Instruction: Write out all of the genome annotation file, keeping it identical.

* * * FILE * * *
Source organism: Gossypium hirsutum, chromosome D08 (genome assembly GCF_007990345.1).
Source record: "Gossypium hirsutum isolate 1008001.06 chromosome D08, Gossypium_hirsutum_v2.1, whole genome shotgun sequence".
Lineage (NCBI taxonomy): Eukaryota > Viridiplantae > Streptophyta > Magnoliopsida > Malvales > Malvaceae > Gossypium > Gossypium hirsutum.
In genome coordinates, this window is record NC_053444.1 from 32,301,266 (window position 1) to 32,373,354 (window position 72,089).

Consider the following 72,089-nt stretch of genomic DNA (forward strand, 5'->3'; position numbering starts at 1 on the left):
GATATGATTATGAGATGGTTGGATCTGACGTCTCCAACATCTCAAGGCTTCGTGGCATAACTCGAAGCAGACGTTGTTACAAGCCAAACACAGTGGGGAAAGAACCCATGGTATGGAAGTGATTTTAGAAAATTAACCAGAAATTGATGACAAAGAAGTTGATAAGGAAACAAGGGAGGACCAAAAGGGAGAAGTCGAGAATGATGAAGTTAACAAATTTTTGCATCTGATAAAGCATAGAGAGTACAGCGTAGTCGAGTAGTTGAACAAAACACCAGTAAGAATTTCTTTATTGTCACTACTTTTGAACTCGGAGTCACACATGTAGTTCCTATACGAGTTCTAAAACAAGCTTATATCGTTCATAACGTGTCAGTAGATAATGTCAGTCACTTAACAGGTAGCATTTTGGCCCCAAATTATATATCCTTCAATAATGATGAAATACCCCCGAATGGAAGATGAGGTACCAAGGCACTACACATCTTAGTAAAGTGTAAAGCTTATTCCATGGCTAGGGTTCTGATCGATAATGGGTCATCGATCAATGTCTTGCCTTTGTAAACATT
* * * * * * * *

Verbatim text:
Source organism: Gossypium hirsutum, chromosome D08 (genome assembly GCF_007990345.1).
Source record: "Gossypium hirsutum isolate 1008001.06 chromosome D08, Gossypium_hirsutum_v2.1, whole genome shotgun sequence".
Lineage (NCBI taxonomy): Eukaryota > Viridiplantae > Streptophyta > Magnoliopsida > Malvales > Malvaceae > Gossypium > Gossypium hirsutum.
In genome coordinates, this window is record NC_053444.1 from 32,301,266 (window position 1) to 32,373,354 (window position 72,089).

Consider the following 72,089-nt stretch of genomic DNA (forward strand, 5'->3'; position numbering starts at 1 on the left):
GATATGATTATGAGATGGTTGGATCTGACGTCTCCAACATCTCAAGGCTTCGTGGCATAACTCGAAGCAGACGTTGTTACAAGCCAAACACAGTGGGGAAAGAACCCATGGTATGGAAGTGATTTTAGAAAATTAACCAGAAATTGATGACAAAGAAGTTGATAAGGAAACAAGGGAGGACCAAAAGGGAGAAGTCGAGAATGATGAAGTTAACAAATTTTTGCATCTGATAAAGCATAGAGAGTACAGCGTAGTCGAGTAGTTGAACAAAACACCAGTAAGAATTTCTTTATTGTCACTACTTTTGAACTCGGAGTCACACATGTAGTTCCTATACGAGTTCTAAAACAAGCTTATATCGTTCATAACGTGTCAGTAGATAATGTCAGTCACTTAACAGGTAGCATTTTGGCCCCAAATTATATATCCTTCAATAATGATGAAATACCCCCGAATGGAAGATGAGGTACCAAGGCACTACACATCTTAGTAAAGTGTAAAGCTTATTCCATGGCTAGGGTTCTGATCGATAATGGGTCATCGATCAATGTCTTGCCTTTGTAAACATT